Politico | Performing Arts Review | Chicago Reader

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Politico, Politico, Inc., at the Playground. At least this troupe aims to do something important with sketch comedy: inspired by over-the-top patriotism and small-minded politicians, it attempts sharp, relevant political satire. Unfortunately, that's rarely attained. While a few segments draw smiles of recognition, most of the offerings range from dull to stupefying.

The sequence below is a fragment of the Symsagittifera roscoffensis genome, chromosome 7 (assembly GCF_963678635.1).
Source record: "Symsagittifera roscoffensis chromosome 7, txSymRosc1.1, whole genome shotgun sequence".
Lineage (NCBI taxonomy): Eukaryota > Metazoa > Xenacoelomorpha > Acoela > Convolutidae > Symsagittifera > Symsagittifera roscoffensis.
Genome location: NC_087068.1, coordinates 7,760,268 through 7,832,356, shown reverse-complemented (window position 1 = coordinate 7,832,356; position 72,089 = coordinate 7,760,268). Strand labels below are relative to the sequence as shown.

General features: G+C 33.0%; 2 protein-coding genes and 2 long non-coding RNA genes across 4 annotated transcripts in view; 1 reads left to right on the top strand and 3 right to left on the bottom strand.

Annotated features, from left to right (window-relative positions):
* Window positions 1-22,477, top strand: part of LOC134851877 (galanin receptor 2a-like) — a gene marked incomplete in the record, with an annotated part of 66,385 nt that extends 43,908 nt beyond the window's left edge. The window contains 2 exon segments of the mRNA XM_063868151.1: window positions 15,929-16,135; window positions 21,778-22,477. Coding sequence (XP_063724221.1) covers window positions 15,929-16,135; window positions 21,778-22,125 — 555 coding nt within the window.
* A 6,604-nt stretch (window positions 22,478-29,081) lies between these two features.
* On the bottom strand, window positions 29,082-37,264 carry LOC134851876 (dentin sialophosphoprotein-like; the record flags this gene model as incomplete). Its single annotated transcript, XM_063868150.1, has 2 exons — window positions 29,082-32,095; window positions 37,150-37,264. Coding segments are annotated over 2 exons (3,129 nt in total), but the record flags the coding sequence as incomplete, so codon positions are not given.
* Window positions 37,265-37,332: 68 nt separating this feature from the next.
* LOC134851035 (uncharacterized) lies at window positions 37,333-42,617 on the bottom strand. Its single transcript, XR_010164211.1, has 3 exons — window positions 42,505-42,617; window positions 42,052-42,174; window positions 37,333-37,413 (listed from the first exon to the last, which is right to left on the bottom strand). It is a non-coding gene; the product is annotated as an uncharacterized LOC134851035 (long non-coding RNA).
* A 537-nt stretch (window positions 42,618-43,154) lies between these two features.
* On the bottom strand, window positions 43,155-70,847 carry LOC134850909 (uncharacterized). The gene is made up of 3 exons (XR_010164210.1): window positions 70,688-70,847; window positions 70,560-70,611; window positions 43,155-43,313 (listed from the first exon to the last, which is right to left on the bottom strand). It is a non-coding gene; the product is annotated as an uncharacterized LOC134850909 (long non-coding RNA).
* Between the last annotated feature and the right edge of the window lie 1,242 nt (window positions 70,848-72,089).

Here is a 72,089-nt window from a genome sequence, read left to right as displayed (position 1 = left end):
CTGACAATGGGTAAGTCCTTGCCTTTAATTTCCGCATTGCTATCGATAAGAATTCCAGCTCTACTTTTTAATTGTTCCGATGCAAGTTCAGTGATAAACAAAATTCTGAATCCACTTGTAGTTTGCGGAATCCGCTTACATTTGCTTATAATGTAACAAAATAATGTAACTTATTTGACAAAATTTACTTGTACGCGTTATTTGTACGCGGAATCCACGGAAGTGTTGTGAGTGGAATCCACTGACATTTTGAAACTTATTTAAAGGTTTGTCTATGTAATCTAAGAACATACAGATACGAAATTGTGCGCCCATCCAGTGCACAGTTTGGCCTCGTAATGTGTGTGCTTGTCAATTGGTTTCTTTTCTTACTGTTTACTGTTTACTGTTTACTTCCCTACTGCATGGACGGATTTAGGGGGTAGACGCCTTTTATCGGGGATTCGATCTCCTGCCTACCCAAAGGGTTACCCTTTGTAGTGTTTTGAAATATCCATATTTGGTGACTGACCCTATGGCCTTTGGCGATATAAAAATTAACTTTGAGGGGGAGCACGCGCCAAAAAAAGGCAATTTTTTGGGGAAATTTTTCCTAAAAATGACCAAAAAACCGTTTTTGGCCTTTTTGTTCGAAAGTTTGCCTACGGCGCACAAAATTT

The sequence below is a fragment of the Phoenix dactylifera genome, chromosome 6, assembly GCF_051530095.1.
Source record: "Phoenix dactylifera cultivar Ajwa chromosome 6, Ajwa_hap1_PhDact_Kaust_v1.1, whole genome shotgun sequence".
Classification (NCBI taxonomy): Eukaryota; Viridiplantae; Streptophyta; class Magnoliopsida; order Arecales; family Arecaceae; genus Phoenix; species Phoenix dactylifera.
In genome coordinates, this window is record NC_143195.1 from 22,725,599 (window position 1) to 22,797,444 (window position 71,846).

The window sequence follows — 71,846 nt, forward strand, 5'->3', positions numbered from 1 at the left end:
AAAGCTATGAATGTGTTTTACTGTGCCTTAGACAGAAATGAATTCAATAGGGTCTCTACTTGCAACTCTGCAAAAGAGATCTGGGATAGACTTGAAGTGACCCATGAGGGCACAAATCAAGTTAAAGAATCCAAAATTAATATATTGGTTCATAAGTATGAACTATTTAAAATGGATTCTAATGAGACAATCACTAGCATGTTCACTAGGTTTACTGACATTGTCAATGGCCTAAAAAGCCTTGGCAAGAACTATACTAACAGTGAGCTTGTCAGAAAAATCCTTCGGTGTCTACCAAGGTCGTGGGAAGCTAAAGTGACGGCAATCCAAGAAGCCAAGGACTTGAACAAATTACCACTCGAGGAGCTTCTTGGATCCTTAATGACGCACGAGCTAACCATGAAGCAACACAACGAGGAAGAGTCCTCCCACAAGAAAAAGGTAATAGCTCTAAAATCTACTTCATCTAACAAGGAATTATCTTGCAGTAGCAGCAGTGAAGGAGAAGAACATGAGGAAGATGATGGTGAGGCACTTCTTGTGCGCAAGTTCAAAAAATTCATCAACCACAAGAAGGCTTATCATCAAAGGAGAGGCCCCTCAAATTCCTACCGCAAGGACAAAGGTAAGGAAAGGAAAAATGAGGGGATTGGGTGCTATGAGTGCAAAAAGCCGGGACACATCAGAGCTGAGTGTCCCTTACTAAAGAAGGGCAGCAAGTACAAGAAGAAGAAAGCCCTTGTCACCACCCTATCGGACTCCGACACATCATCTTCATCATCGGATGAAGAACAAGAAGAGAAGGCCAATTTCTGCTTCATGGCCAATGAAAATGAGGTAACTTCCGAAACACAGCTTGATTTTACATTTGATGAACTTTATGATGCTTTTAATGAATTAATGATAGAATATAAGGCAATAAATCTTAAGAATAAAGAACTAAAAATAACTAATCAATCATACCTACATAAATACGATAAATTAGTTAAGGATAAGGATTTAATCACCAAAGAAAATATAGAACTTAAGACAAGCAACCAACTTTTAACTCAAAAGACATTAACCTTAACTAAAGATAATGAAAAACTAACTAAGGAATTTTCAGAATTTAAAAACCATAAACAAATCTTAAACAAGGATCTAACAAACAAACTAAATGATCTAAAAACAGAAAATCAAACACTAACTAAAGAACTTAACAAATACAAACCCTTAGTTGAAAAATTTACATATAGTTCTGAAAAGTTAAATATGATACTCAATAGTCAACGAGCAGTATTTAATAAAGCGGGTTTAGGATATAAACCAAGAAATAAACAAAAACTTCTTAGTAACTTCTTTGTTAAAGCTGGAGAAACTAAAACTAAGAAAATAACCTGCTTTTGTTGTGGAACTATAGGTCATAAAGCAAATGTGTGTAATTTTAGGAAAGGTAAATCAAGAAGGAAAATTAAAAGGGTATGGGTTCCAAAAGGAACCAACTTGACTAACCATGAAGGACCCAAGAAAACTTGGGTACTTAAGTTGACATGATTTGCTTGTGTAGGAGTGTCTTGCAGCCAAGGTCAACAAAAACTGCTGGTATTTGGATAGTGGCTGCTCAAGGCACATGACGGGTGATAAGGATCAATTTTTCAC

Min-aha Beeck, Cholley Kuhaneck, Marc Ovies, and Sven Wechsler may be well-informed, and they have some good ideas, taking us to the international space station and to a summit meeting between Ariel Sharon and Yasir Arafat that's more like a blind date. But they appear to have no talent for comedy. They don't provide any actual characterizations, have little or no ability to improvise (evidenced in one failure of a scene based on audience suggestions), and obviously don't know how to edit or when to end a sketch. To top it off, although they can't sing, they close this interminable 50-minute show with a musical number that includes some smart lines but ends the evening on a sour note. Matt Hovde directs the proceedings at a glacial pace that makes us think we'll be voting in the 2004 election before we hear a rewarding punch line.

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